One member of the club was Madison Grant, whom Prudy says was “a prominent friend and ally” of Roosevelt. Grant was passionate about two things: conserving nature and racial eugenics. He was the author of a book called The Passing of the Great Race, which Purdy calls “a torrid work of racial alarmism and pseudoscience.” The book found glowing endorsements from both Roosevelt and Adolf Hitler, who called it his “bible.” Grant’s activism included working to establish national parks, fighting against commercial hunting that was “unsportsmanlike,” and securing preserves to save bison from extinction. However, he also aimed to “preserve” the white race. According to Grant’s biographer, Jonathan Spiro, as quoted by The Nation, “Grant dedicated his life to saving endangered fauna, flora, and natural resources; and it did not seem at all strange to his peers that he would also try to save his own endangered race.” In 1917, at the same time that he was lobbying for creation of the Denali National Park — then called Mount McKinley National Park — he was also urging the passage of the Immigration Act of 1917, which restricted the flow of illiterate immigrants from entering the country. Spiro elaborated, “These guys were genuinely trying to protect the best and brightest species, whether it’s the redwood tree or the Nordic male.”

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In Global Warming and the Sweetness of Life: A Tar Sands Tale (2018), Canadian activists Matt Hern and Am Johal point out that the “Anthropocene” is a flimsy term, at best — they take issue with the “anthro” part. They suggest that blaming humans en masse for trashing the environment and igniting “the sixth extinction” conceals who is most responsible for our collective predicament; they quote Jason Moore, author of Capitalism in the Web of Life, who writes:

The Anthropocene makes for an easy story. Easy, because it does not challenge the naturalized inequalities, alienation, and violence inscribed in modernity’s strategic relations of power, production, and nature. It is an easy story to tell because it doesn’t not ask us to think about these relations at all.

For Hern and Johal, whose book takes them on a series of road trips to visit the Tar Sands — both the principal site of bitumen extraction, the boomtown Fort McMurray, as well as the indigenous communities affected by it — their main focus is not the Anthropocene, but land and sovereignty: “who gets to make decisions for what land?” is a necessary question when considering global warming. After all, they note, “95 percent of the world’s most threatened areas are indigenous land.” They likewise propose a framework that is the inverse of Locke’s, suggesting that private property rights, and our legal system more broadly, is predicated on a denial of land-theft. “The root of genocidal rationalities colonized people face,” they write, “is always the attempt to eliminate connections to the land: to dislodge, exterminate, and/or assimilate people and their subjectivities — sometimes gently, most often brutally — into enforcing narratives of progress and modernization, private property and markets, states and borders.”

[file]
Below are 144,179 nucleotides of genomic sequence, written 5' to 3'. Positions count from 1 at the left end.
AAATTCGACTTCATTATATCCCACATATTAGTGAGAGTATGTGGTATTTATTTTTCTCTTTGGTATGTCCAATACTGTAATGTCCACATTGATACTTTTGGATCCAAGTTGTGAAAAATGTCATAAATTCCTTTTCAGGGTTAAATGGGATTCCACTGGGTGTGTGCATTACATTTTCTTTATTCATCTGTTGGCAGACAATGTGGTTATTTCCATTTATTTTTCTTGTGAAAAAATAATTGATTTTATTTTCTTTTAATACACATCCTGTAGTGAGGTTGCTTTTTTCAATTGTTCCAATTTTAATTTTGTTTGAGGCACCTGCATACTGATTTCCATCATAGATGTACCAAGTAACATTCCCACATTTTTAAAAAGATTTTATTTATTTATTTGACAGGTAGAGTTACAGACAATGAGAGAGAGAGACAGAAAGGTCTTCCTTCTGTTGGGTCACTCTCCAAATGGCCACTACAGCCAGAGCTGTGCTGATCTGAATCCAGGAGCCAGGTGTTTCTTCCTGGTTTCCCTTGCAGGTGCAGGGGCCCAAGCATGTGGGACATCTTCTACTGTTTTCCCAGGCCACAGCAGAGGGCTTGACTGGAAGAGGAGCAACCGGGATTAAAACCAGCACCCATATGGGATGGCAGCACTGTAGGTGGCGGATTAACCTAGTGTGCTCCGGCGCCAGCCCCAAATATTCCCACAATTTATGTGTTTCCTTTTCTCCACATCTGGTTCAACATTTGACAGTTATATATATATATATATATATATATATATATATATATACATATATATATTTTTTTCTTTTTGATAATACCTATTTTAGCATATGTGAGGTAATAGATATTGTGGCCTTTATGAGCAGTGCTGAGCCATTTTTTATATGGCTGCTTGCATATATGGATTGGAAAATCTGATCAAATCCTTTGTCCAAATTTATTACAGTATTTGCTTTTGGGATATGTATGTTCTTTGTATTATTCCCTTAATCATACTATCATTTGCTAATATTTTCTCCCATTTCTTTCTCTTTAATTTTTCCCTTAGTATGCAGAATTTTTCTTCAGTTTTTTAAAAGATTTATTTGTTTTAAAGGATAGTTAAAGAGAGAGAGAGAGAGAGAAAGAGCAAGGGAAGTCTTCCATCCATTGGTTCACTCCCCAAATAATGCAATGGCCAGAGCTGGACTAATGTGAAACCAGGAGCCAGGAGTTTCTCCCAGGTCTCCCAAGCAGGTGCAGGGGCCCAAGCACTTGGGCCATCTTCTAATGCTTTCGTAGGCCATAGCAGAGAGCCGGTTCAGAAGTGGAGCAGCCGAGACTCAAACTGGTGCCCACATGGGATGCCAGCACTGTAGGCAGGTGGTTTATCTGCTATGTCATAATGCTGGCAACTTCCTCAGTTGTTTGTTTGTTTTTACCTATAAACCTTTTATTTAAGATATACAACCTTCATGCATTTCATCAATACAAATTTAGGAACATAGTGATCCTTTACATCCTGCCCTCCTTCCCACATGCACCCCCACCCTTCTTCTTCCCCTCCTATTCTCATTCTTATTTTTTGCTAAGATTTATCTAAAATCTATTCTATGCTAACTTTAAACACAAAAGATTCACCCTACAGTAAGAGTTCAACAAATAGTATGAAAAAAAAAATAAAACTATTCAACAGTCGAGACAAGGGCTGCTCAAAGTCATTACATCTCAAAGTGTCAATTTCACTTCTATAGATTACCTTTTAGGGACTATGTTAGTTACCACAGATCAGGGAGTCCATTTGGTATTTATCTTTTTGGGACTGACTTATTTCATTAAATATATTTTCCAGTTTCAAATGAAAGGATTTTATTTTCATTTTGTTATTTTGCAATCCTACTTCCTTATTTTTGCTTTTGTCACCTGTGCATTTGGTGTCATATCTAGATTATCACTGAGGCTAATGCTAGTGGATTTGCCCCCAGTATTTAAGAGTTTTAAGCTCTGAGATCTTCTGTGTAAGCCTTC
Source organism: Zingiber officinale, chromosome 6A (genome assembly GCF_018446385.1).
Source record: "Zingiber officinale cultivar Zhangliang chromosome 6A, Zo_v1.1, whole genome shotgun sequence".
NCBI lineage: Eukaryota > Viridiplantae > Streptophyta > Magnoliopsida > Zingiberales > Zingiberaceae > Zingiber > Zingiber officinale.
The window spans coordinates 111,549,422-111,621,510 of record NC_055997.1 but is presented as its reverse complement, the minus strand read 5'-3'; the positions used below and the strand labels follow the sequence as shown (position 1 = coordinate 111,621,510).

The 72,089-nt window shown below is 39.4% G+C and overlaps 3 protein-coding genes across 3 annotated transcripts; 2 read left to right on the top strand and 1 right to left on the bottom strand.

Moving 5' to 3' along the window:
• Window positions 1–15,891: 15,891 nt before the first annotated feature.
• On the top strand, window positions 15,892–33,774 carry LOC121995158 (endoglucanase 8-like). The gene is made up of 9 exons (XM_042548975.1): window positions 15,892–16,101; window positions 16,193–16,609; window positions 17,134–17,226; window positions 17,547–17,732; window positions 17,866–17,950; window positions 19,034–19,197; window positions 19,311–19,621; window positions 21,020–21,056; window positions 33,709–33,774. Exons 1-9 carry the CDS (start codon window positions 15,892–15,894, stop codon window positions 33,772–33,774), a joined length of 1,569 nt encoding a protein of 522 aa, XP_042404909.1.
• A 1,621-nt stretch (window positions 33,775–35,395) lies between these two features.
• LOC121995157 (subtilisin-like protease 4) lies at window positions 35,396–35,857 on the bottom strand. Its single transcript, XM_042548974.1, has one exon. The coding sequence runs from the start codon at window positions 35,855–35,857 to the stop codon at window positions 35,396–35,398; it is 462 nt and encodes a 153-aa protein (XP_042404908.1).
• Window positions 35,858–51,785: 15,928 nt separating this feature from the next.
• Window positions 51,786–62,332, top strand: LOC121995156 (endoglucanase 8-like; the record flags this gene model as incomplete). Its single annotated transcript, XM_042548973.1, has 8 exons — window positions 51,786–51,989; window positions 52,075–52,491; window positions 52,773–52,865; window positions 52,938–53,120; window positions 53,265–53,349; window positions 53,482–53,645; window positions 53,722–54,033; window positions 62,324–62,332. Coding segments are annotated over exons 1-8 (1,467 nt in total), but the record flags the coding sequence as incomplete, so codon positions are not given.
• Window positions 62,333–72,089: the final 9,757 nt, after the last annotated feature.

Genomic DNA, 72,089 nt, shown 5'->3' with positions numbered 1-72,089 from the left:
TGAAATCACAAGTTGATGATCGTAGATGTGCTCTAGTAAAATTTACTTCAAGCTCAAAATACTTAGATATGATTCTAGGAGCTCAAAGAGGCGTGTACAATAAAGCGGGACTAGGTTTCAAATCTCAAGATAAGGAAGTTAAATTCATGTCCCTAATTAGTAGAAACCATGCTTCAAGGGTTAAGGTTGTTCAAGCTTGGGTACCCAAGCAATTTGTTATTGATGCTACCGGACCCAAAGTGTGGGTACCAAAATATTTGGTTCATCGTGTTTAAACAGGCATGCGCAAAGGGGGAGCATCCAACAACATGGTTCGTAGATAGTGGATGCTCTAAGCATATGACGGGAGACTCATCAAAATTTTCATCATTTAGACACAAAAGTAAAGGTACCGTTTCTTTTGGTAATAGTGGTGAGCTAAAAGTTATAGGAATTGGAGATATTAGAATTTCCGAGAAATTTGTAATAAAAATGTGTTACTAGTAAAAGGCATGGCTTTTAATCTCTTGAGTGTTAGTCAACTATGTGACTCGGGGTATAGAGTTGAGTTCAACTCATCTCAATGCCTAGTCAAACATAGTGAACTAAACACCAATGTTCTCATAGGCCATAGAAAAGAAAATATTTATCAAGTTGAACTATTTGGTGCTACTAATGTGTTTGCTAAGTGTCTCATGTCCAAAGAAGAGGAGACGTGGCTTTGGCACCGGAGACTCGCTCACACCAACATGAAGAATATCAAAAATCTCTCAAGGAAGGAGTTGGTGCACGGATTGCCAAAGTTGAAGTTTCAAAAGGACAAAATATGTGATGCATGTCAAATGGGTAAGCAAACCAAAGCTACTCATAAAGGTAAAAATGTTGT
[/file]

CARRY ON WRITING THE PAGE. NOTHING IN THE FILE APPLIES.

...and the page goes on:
Miller, in Storming the Wall, says the militarizing southern border might be the best expression of the Anthropocene. He points out that, as of 2014, the $400 million USAID had spent on climate adaption programs abroad paled in comparison to the Department of Homeland Security’s $60 billion dollar budget in that same year. Miller traces the origins of the current border militarization effort to the confluence of two events in the 1990s: the implementation of NAFTA, the “free-trade” agreement, which, as Miller notes, caused migration to “surge”; and an Atlantic feature by Robert Kaplan titled “The Coming Anarchy: How Scarcity, Crime, Over-Population, Tribalism, and Disease Are Rapidly Destroying the Social Fabric of Our Planet.” This radically alarmist polemic might have been a mere historical footnote, he says, had it not been both adopted by the national security establishment as well as by Clinton. The latter praised Kaplan as a “beacon…. for a new sensitivity to environmental security.” Miller said the article was “a bizarre mixture of rancid Malthusian nativism and cutting-edge forecast of ecological collapse, [and] anticipated much of today’s militaristic climate doctrine.” And so, the same year Kaplan’s article came out and NAFTA was instituted — 1994 — Clinton started the project that now defines Trump’s presidency: he built fences along the United States’ southern border and implemented security technology for what become a new strategy for border policing: “prevention through deterrence,” a brutal expression of how landscapes can be reimagined to facilitate mass death — a strategy prefigured by the campaign to settle the frontier.